The powder room has a more industrial look.

Upstairs, a master summer suite transforms into an indoor-outdoor room, with the two areas connected by glass doors.

The upstairs master suite is designed around a central Western red-cedar core that houses a walk-in closet, drawered storage, and vanity. 

Bathroom floors, walls, and vessel sinks are limestone. 

The bedroom opens to a sleeping porch by way of NanaWall doors.

The home’s bluffside location takes advantage of the scenery. “Of course, the spectacular views were formative in our design,” Stiving-Nichols says. “We wanted to maximize them without having anything that visually competed.” 

Like most rooms in the house, the downstairs master suite was designed to play to the home’s extraordinary views. Custom pillows atop the platform bed are made of a mix of fabrics from Donghia, Lee Jofa, and Chelsea Editions. 

A pair of mirrors flank a small window, to avoid losing the view. 

To establish a feeling of relaxed elegance, the designer employed clean lines, weathered finishes, and calming colors. Jute rugs and soft linens, and a mix of wood, limestone, and wrought-iron elements come together in serene, sophisticated, and highly textural decor. 

A bleached burlap wallcovering adds the impression of a headboard.

Guest bedrooms feature custom-made platform beds with built-in storage, nightstands, and dressers. O’Lampia Studio made the mounted swivel sconces. The textured Roman shade is from Conrad.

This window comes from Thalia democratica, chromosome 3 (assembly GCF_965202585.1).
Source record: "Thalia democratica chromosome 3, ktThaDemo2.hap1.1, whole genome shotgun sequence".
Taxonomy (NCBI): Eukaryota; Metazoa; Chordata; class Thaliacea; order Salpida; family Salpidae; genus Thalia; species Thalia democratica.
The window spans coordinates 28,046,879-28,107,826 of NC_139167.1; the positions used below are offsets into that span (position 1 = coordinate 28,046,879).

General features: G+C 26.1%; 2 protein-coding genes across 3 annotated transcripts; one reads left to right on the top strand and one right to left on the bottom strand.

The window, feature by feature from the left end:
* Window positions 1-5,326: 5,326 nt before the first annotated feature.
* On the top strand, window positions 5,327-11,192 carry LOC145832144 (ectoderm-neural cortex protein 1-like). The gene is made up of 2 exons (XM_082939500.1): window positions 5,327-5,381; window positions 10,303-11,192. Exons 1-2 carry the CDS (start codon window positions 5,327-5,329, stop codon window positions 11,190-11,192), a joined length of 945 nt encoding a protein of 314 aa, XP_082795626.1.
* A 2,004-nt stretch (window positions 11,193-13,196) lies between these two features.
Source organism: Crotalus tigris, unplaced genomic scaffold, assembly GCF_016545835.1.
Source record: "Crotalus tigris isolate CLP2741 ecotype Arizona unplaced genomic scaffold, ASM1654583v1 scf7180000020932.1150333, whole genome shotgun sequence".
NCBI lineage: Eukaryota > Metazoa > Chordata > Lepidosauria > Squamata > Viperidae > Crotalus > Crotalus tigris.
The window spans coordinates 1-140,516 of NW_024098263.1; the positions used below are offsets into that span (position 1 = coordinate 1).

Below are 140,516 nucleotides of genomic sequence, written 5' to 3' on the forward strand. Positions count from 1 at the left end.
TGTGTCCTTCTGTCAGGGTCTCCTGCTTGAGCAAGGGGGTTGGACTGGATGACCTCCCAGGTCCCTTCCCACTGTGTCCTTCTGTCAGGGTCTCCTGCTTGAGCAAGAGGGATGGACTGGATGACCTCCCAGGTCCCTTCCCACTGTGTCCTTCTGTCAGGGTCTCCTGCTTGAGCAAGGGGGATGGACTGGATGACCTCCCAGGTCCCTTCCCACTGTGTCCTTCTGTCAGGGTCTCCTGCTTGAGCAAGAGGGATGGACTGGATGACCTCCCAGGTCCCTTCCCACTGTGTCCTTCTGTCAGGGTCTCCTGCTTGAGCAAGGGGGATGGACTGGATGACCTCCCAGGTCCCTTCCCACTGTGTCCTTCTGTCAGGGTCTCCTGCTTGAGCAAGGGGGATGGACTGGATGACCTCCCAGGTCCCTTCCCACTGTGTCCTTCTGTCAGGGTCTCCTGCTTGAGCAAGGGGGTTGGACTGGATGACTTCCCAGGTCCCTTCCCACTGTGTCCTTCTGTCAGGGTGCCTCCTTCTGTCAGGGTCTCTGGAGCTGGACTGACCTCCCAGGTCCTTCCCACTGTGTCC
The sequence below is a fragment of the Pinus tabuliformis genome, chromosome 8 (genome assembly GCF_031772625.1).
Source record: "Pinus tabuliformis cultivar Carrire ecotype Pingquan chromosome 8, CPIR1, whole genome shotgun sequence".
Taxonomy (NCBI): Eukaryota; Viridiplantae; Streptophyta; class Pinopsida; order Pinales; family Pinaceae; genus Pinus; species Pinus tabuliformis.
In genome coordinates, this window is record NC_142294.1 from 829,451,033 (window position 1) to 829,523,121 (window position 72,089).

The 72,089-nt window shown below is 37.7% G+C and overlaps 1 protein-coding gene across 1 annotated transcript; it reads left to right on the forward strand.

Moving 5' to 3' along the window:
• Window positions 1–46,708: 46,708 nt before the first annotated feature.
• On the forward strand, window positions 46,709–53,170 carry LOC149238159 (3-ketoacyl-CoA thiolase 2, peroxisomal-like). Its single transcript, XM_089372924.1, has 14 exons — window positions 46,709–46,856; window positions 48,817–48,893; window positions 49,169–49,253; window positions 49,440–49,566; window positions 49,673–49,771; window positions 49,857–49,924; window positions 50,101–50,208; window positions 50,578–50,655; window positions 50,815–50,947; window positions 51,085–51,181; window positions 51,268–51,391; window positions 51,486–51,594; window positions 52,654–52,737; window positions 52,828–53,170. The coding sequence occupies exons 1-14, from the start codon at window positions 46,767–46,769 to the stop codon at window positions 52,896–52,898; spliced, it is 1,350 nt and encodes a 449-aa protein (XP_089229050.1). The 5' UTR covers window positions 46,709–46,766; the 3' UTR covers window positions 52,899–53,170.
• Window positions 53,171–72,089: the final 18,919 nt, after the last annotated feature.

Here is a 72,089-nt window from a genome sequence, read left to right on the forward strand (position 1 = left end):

“We wanted a rustic yet refined design, an interior that spoke the language of the Vineyard and its lifestyle—casual and laid-back,” she says. “But we also needed luxurious fabrics and custom furnishings that reflected our clients’ tastes. Everything we selected was very purposeful.” 

The mudroom features ample storage for both family and guests.

Granite floors and a vaulted ceiling create soaring proportions in this sunny space. A dining table constructed of reclaimed cypress from an old 1800s water tower can be extended to accommodate additional diners. 

The result is a perfect reflection of the Vineyard’s natural beauty.

Keeping the exterior cohesive with the interior was important, so materials and the palette are repeated—even poolside. Stiving-Nichols strove to create several outdoor destinations, working with the architect and taking into consideration how her clients like to live. 

Portrait: D. Greco

Liz Stiving-Nichols' Tips of the Trade

“Vacation is almost a state of mind,” says Liz Stiving-Nichols. “One’s environment should reflect that mind-set and lifestyle.” Here’s how:

  • Keep it simple. “Keep materials and finishes simple and consistent throughout.”
  • Remember your surroundings. “Develop your color palette from architectural elements and the natural environment around you.”
  • Low-maintenance is key. “Use indoor-outdoor and easy-to-launder slipcovers for fabric.”
  • Connect indoors and out. “Use weathered woods and organic elements, and creatively connect interior and exterior spaces.”

Photography: Eric Roth